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famo_miohiporgon.pdf

fairly new,as these things go.

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"Statistical methods will better inform analyses that address the continent-wide issue of distinguishing Mesohippus from
Miohippus. These two genera are difficult to distinguish(Stirton, 1940), but are considered distinct based on the presence
and condition of the articular facet on the third metatarsal, which articulates with the cuboid; larger hypostyles; a longer face(*); and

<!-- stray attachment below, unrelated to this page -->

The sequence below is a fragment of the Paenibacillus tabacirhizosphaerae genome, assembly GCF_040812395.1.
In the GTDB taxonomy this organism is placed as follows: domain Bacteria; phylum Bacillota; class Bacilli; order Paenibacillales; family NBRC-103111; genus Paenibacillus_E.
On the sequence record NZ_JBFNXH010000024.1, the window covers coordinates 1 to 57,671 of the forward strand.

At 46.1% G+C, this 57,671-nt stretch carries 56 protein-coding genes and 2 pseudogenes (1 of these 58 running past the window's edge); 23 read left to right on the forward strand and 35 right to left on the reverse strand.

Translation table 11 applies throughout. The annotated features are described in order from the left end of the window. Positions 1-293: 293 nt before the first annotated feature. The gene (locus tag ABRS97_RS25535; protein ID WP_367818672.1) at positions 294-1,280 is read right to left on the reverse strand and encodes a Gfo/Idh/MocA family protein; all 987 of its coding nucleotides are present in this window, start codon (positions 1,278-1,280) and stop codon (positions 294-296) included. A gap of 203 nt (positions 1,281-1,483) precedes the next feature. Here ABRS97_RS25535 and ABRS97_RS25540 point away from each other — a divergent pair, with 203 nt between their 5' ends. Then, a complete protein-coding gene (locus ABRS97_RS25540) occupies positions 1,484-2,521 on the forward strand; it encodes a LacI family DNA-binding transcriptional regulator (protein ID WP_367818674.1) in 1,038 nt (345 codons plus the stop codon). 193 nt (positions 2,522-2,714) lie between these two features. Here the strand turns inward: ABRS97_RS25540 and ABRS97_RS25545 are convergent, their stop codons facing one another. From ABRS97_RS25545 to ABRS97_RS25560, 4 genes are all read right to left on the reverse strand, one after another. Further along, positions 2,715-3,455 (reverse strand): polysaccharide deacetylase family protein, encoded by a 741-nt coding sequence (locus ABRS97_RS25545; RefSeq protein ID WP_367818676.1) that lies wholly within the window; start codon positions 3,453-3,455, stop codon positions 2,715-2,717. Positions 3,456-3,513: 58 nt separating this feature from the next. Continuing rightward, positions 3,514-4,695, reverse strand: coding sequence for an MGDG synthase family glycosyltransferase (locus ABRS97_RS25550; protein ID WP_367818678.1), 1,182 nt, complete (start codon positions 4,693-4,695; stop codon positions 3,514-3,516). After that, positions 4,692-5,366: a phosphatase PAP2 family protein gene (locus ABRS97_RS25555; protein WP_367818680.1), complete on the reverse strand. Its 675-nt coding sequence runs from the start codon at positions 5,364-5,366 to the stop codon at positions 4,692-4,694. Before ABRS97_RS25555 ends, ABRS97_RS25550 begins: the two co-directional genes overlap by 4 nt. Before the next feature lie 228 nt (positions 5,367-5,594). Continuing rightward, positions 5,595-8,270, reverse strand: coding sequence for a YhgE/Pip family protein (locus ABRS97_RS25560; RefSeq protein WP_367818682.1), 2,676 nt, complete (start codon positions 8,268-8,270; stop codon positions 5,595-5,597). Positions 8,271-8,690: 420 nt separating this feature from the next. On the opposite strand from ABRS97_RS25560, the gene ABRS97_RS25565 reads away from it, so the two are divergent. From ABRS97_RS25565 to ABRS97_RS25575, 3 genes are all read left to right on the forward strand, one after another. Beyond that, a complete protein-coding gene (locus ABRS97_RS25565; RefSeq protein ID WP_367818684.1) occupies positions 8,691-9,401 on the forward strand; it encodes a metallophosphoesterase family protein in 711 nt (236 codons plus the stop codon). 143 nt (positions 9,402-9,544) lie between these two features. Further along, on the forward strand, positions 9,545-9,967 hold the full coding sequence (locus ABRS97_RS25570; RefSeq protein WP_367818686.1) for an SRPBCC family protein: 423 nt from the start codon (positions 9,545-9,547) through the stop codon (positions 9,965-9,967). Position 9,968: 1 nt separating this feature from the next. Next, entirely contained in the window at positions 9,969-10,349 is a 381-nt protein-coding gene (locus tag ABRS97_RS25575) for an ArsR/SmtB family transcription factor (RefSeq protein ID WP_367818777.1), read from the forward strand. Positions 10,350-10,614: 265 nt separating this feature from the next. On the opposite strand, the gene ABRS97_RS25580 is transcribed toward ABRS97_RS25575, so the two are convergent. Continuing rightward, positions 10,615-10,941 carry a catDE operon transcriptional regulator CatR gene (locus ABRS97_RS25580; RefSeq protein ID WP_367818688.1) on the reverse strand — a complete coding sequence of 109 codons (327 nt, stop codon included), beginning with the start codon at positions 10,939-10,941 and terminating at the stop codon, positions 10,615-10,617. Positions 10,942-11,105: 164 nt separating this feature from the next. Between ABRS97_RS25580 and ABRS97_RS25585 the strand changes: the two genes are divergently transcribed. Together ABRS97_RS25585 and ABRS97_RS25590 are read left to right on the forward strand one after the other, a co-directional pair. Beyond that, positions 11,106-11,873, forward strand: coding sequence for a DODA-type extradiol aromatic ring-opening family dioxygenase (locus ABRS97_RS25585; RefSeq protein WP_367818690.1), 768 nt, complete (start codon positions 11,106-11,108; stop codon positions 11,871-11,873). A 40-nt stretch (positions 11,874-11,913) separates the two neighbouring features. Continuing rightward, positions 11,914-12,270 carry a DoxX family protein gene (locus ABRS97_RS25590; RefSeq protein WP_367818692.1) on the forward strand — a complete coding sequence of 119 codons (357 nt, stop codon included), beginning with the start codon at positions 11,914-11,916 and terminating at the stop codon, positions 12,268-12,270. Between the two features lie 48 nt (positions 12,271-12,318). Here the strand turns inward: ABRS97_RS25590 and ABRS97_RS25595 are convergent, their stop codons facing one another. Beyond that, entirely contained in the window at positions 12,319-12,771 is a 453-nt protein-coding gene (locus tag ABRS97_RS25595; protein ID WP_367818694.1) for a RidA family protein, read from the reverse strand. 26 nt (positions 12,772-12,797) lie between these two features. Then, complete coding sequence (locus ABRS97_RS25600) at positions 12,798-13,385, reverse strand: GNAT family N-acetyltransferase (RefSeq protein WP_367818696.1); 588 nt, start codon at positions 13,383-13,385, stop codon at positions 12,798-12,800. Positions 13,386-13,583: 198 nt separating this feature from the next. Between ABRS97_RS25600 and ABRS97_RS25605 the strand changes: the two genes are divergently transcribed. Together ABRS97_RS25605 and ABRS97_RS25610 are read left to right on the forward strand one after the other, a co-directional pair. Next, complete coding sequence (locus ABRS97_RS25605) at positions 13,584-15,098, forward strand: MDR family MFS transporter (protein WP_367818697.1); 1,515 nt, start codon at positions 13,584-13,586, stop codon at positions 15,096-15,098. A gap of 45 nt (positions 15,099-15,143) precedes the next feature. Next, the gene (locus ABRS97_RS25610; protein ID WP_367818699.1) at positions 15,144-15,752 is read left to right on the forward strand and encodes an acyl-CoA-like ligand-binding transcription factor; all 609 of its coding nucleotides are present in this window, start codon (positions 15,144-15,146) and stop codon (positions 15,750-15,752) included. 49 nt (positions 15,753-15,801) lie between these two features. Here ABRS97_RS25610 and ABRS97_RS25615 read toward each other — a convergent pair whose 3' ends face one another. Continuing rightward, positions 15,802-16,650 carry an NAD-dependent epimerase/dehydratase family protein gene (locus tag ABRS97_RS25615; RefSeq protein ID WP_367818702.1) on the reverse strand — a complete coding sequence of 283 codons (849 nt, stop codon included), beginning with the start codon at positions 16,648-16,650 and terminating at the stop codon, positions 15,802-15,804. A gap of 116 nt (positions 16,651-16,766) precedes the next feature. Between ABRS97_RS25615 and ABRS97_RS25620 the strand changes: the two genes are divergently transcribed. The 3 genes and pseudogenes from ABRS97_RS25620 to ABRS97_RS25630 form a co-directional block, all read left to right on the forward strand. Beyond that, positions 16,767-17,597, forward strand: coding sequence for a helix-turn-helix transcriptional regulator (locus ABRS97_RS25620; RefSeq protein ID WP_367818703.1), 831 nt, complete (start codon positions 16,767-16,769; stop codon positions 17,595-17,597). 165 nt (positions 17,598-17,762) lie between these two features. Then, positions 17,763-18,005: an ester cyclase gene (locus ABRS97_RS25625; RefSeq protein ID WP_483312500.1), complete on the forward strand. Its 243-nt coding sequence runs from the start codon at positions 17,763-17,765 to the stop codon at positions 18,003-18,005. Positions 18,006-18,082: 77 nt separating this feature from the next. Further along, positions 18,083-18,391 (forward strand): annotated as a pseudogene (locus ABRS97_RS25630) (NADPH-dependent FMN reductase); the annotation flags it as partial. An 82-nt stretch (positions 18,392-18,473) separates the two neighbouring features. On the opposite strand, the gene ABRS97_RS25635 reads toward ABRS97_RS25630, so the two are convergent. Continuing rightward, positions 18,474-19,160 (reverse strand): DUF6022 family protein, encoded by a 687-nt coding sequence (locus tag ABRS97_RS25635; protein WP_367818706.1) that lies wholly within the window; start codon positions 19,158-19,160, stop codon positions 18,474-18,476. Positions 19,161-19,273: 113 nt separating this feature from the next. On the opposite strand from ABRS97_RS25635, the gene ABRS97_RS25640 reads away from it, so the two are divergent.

a deeper facial fossa (Prothero and Shubin, 1989; MacFadden,1998). The paleopopulation of John Day Miohippus is not
adequate in addressing this issue because there are only five occurrences of Mesohippus in the entire assemblage. Very few
specimens from the Turtle Cove assemblage were identified as Mesohippus, and those that were identified as such were
determined to be statistically different from the specimens of Miohippus. "

(*): for the ones among us who see the funny side of equid systematics

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